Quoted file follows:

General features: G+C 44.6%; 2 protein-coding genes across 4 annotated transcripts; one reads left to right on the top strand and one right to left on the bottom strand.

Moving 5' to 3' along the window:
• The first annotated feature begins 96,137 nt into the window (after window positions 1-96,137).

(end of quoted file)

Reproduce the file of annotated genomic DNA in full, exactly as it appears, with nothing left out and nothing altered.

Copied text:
General features: G+C 44.6%; 2 protein-coding genes across 4 annotated transcripts; one reads left to right on the top strand and one right to left on the bottom strand.

Moving 5' to 3' along the window:
• The first annotated feature begins 96,137 nt into the window (after window positions 1-96,137).